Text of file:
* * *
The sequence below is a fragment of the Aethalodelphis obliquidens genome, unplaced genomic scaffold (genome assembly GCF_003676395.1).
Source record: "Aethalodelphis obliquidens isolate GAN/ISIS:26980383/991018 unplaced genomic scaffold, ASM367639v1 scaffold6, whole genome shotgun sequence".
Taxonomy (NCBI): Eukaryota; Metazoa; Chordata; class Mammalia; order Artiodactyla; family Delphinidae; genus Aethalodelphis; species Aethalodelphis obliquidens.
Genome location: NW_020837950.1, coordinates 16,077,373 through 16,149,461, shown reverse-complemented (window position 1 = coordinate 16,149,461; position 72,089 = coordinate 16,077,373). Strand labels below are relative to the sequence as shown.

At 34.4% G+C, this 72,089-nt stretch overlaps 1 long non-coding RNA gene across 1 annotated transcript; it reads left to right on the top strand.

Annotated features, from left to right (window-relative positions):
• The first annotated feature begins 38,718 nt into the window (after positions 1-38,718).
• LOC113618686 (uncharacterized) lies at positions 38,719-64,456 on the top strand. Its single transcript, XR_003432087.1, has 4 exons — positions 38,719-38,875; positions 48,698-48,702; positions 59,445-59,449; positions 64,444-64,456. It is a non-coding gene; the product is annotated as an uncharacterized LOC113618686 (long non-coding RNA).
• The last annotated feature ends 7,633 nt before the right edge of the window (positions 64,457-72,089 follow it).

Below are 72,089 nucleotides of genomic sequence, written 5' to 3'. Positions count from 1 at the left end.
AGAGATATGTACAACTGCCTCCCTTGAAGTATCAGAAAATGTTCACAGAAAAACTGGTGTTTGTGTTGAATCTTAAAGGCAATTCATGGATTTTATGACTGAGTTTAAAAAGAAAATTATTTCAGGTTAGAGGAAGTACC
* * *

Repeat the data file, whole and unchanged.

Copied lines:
The sequence below is a fragment of the Aethalodelphis obliquidens genome, unplaced genomic scaffold (genome assembly GCF_003676395.1).
Source record: "Aethalodelphis obliquidens isolate GAN/ISIS:26980383/991018 unplaced genomic scaffold, ASM367639v1 scaffold6, whole genome shotgun sequence".
Taxonomy (NCBI): Eukaryota; Metazoa; Chordata; class Mammalia; order Artiodactyla; family Delphinidae; genus Aethalodelphis; species Aethalodelphis obliquidens.
Genome location: NW_020837950.1, coordinates 16,077,373 through 16,149,461, shown reverse-complemented (window position 1 = coordinate 16,149,461; position 72,089 = coordinate 16,077,373). Strand labels below are relative to the sequence as shown.

At 34.4% G+C, this 72,089-nt stretch overlaps 1 long non-coding RNA gene across 1 annotated transcript; it reads left to right on the top strand.

Annotated features, from left to right (window-relative positions):
• The first annotated feature begins 38,718 nt into the window (after positions 1-38,718).
• LOC113618686 (uncharacterized) lies at positions 38,719-64,456 on the top strand. Its single transcript, XR_003432087.1, has 4 exons — positions 38,719-38,875; positions 48,698-48,702; positions 59,445-59,449; positions 64,444-64,456. It is a non-coding gene; the product is annotated as an uncharacterized LOC113618686 (long non-coding RNA).
• The last annotated feature ends 7,633 nt before the right edge of the window (positions 64,457-72,089 follow it).

Below are 72,089 nucleotides of genomic sequence, written 5' to 3'. Positions count from 1 at the left end.
AGAGATATGTACAACTGCCTCCCTTGAAGTATCAGAAAATGTTCACAGAAAAACTGGTGTTTGTGTTGAATCTTAAAGGCAATTCATGGATTTTATGACTGAGTTTAAAAAGAAAATTATTTCAGGTTAGAGGAAGTACC